Apr 23, 2014 · 4:00 PM
About Parallel Universe:
Our goal is to help developers write scalable, high-performance applications with ease. We provide tools designed to help process data by harnessing modern multi- and many core hardware and networked grids. Our products assemble into a full server-side stack for scalable software development.
About the Speaker:
Ron Pressler will be the speaker. Ron is a software engineer with extensive experience architecting and developing critical C4I and simulation systems. The 21st century have made any medium size web app or service applicable to receive millions users, if not more. This made you start off with a dozen servers as an appetizer. When you approach the size of Facebook, maximizing the throughput from a single server becomes a very lucrative economic goal as to minimizing the number of servers thus downsizing your data-center cost.
The technology which enables a single server to receive up-to x10 more connections per time unit is called Lightweight threads. It's taking the asynchronous programming model we have seen in Node.js and Netty callback-hell into the next level by allowing you to write your code in a synchronous manner. One famous programming language have adopted this and named it Goroutine - it's called GO. Programming in GO and Erlang can be cool and exotic, but what if you could leverage all the code and knowledge you have in Java and do the same as GO? Talk Outline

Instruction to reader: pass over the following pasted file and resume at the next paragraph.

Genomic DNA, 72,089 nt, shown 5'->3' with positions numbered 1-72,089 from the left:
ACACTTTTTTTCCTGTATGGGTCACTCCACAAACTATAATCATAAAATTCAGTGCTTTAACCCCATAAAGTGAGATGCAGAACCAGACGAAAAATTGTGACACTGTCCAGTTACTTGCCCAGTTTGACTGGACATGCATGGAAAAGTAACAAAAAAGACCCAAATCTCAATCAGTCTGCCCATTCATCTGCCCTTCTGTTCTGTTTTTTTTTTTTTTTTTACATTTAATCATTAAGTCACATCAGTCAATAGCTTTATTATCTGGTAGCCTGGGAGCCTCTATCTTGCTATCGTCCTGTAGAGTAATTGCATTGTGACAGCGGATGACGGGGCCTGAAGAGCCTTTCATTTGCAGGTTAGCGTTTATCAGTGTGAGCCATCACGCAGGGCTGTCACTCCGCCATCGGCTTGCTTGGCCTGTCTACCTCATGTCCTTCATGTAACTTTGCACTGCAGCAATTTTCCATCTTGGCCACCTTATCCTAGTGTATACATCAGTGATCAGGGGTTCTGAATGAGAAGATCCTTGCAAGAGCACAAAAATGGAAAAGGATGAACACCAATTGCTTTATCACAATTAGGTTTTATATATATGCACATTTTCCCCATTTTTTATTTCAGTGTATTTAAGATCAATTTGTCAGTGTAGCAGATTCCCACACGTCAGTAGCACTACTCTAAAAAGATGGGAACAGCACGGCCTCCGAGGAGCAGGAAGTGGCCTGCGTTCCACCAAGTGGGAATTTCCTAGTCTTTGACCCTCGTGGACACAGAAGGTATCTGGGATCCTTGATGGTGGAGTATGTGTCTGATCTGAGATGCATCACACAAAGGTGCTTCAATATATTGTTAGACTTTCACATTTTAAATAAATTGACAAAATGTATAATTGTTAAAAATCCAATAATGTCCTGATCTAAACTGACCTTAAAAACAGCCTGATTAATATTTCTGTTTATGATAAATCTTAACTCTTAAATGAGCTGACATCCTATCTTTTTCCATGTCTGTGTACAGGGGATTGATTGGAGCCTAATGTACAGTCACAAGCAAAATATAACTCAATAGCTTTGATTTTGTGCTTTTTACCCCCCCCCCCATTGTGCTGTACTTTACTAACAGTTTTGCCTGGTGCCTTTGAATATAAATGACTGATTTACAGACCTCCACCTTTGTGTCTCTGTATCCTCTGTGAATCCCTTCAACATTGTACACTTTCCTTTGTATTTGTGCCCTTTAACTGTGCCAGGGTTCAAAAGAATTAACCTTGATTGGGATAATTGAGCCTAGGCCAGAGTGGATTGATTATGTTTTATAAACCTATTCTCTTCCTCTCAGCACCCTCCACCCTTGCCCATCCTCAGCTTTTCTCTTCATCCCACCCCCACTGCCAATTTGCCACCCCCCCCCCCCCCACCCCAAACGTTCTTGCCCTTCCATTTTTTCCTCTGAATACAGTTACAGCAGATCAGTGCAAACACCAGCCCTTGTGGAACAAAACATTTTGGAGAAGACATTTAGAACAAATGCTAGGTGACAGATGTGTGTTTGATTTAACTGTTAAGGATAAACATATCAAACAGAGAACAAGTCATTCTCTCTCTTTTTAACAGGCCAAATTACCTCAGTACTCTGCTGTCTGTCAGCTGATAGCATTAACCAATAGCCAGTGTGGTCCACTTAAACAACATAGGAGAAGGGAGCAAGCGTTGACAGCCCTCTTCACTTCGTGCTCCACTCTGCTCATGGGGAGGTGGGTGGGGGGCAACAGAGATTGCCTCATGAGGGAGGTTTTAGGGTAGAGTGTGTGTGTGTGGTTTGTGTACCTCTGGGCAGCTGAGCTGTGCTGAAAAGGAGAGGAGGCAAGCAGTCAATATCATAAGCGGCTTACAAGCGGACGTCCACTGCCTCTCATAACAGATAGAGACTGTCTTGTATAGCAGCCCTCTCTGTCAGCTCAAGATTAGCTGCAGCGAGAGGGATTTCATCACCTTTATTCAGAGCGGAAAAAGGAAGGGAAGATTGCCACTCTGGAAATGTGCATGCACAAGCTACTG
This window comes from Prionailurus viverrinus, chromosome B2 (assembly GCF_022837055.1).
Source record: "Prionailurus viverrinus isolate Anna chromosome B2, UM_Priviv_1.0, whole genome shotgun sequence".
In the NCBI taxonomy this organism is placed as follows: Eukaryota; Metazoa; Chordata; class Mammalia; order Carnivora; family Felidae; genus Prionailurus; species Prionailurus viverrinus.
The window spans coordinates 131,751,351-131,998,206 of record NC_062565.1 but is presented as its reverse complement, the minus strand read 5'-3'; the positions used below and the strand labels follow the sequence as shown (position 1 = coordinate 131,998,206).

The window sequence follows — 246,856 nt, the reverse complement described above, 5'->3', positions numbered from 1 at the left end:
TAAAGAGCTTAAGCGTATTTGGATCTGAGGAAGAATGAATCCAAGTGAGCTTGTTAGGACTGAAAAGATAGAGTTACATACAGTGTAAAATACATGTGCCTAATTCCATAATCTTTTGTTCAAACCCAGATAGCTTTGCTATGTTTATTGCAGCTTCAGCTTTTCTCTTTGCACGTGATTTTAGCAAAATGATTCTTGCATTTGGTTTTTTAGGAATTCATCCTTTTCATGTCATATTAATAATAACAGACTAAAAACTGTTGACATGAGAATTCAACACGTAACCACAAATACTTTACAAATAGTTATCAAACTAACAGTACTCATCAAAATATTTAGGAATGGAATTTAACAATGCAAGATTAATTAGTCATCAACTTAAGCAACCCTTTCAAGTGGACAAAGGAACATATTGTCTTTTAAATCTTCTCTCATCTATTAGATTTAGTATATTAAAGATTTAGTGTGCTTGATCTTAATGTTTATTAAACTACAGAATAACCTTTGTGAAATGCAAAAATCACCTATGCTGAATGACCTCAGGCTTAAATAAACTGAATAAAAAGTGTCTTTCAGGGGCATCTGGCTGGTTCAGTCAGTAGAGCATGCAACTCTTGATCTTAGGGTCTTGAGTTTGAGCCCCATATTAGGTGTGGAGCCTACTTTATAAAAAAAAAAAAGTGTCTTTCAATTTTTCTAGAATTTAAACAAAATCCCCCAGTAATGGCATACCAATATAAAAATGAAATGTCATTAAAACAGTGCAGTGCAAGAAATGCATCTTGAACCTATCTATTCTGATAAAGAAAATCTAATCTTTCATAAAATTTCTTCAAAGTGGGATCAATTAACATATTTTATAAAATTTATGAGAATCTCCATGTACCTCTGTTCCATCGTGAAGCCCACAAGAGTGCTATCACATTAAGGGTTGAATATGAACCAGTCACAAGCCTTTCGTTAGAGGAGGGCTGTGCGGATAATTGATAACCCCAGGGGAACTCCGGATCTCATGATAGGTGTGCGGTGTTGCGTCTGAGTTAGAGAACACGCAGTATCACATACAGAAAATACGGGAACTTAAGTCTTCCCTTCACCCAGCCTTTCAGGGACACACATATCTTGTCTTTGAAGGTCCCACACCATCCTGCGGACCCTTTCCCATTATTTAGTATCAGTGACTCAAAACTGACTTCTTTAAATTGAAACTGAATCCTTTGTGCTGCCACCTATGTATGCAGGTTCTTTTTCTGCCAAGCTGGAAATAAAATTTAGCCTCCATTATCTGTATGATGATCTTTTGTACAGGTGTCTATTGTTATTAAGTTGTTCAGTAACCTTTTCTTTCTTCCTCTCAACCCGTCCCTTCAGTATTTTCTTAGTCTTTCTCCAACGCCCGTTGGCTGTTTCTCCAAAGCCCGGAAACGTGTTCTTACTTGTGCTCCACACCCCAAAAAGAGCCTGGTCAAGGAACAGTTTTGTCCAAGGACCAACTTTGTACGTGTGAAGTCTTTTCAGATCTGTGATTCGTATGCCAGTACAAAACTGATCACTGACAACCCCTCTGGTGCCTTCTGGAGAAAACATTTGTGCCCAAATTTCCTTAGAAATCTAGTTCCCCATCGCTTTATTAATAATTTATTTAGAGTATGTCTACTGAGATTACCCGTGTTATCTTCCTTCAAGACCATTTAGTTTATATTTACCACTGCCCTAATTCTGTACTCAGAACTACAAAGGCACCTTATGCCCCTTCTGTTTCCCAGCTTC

1. The power of lightweight threads: async scalability without the headaches (also: some cons) - Why people avoid blocking (OS limitations) ? - How people avoid blocking?
- Why they really shouldn't (because blocking is simple and could be made really cheap)? - How lightweight threads can transform any complex callback-based async API into a simple blocking one, and do it for free?
- How lightweight threads and heavyweight (OS) threads can live side-by-side?
- A benchmark
2. Uses of lightweight threads (one or two slides each): - Fiber-per-request servlets and JAX-RS services, fiber-blocking HTTP client - CSP, just like Go - Reactive programming: imperative or functional - Actors, just like Erlang3. Implementing lightweight threads on the JVM - Implementing continuations - The scheduler